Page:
LabTechnologist.com brings you a round up of brings you a round up of some of the latest news and releases from A2, GE Healthcare, Guava, Millipore, Radleys, Syngene and Thermo Fisher Scientific.
A2 Technologies has introduced a new portable Fourier Transform Infrared (FT-IR) spectrometer designed for use in the field. The rugged Mobility spectrometer range features three systems, the MLp, ML and MLx.
The spectrometers incorporate two diamond based sampling systems to allow a broad range of liquids, solids, oils, gels and pastes to be easily analysed.
The systems portability reduces the need of sending samples to remote laboratories minimizing laboratory bottlenecks and ensuring faster analysis.
GE Healthcare has been awarded the Frost & Sullivan 2007 Product Innovation Award for its pre-clinical imaging systems which cover optical imaging, computed tomography (CT), positron emission tomography (PET) and single photon emission computed tomography (SPECT).
"GE Healthcare is the pre-eminent diagnostic imaging company with its extensive product line in the X-ray, MRI, CT and PET imaging sectors," said Dr Subha Basu, an industry analyst at Frost & Sullivan.
"The considerable resources that GE invests annually toward expanding the limits of innovation are positioning the company as a leader in pre-clinical imaging as well."
Guava Technologies has introduced new software for its EasyCyte Plus microcapillary cytometry system to simplify multi-colour detection.
According to Guava, the software allows you to visualise up to eight plots simultaneously while still allowing access to data analysis and operation functions.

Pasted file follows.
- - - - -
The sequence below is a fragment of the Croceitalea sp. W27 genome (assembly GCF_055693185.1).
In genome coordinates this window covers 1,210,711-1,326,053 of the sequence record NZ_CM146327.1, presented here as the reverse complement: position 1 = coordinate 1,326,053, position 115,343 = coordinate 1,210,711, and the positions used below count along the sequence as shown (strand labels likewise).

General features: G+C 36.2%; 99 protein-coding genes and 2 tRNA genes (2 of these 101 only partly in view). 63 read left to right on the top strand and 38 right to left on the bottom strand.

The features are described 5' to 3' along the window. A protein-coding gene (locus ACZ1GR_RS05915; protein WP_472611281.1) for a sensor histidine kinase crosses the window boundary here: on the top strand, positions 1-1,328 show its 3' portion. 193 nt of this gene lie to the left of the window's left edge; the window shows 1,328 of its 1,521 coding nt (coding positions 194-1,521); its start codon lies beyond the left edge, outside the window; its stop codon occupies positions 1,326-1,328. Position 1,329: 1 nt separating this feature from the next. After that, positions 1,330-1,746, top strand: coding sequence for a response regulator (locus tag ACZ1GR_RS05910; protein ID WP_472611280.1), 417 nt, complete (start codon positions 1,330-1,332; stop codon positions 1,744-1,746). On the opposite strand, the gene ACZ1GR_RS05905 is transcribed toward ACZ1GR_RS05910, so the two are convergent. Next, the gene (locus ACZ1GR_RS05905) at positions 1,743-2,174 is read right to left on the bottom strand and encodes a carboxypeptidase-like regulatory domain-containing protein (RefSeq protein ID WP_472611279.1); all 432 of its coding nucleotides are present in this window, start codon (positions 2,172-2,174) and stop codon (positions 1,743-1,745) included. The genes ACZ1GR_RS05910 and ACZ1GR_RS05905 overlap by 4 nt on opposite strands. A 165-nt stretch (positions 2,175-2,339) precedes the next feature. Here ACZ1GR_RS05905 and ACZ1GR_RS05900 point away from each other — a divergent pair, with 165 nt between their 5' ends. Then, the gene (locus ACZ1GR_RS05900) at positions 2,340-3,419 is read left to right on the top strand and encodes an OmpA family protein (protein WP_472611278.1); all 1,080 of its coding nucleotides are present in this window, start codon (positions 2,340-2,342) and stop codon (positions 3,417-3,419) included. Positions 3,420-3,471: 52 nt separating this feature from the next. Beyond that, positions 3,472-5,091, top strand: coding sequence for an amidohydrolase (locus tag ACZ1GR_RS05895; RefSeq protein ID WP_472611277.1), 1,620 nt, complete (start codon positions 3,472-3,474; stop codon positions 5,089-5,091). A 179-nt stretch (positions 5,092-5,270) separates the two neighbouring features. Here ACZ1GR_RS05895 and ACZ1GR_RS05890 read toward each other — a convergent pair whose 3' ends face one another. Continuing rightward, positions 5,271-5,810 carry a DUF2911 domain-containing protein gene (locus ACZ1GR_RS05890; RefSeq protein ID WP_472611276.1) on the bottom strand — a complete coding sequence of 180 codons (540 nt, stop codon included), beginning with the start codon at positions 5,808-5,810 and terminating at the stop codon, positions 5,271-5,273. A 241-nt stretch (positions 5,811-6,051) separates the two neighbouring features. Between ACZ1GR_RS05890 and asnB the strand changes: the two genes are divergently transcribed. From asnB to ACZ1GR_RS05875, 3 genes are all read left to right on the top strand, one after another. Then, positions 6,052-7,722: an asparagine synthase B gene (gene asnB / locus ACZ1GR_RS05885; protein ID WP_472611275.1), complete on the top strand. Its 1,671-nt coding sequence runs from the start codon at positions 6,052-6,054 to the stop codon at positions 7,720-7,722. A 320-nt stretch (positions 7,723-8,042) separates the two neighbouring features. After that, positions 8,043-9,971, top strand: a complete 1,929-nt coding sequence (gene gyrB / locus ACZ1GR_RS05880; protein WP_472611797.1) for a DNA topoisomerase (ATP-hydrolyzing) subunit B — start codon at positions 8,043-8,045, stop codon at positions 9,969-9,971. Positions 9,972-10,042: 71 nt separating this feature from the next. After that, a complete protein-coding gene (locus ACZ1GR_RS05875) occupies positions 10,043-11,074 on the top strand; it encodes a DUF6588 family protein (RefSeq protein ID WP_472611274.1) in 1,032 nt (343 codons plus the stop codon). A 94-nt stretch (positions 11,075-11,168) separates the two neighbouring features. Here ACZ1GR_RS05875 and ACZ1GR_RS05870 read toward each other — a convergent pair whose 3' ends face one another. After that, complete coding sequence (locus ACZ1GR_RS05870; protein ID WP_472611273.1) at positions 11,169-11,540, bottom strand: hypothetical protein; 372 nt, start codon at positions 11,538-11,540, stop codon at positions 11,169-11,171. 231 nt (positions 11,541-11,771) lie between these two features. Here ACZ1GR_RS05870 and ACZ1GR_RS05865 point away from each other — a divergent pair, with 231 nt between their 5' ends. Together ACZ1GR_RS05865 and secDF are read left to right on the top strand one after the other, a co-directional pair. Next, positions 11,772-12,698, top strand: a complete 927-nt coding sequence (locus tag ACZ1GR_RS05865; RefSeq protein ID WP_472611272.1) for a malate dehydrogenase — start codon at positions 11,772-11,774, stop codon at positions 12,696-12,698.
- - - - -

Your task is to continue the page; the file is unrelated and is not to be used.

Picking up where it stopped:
Millipore has released two new cell lines, the MEL-1 and MEL-2 human embryonic stem (HES) cell lines, used in research for the treatment and potential cure of disabling and terminal diseases and conditions.
According to the company, the cell lines have been extensively tested with its HEScGRO media and are a valuable addition to Millipore's expanding range of HES cell lines.
The MEL lines were derived by Stem Cell Sciences in collaboration with Melbourne IVF and the Australian Stem Cell centre and are under license for the Australian Natioonal Health and Medical Research Council.
Radleys has released new literature describing the company's range of chemically inert polyester Tough-Tags labels.
The labels adhere strongly to all common laboratory materials and are resistant to organic solvents, caustic agents and other aggressive chemicals as well as being temperature resistant from -196oC to 400oC.
Syngene has introduced a new automated image analyser, the G:BOX Chemi XL, that produces images of Western blots labelled with any Qdot colour allowing the differentiation of proteins tagged with different fluorescent markers.
The company believes this will allow easier differentiation between total and post-translationally expressed proteins.
The analyser contains a 5.5 mega pixel, 16 bit cooled camera that is fitted inside a darkroom and has a motor driven sample stage.
"As well as being able to separate different Qdot colours from each other, the system's peltier cooled camera also allows chemiluminescence imaging and means the G:BOX Chemi XL is an essential tool where accurate imaging of fluorescent and chemiluminescent Western blots is critical to the research," said Laura Sullivan, Syngene's Divisional Manager.
Thermo fisher Scientific has announced a new general purpose centrifuge system, the Heraeus Multifuge 3 Plus, for both clinical and research applications.
According to the company, the 3l centrifuge offers the highest bench-top processing capabilities on the market, and comes with carbon-fibre rotors and high capacity adapters to improve researcher's everyday sample preparation processes.
Thermo Fisher Scientific has also developed a new PCR buffer, ReddyMix, which contains a red tracker dye enabling samples to be loaded directly onto an agarose gel for electrophoresis separation after thermal cycling.
This should reduce pipetting and reagent handling steps in the PCR process, reducing contamination risks and enhancing test reproducibility.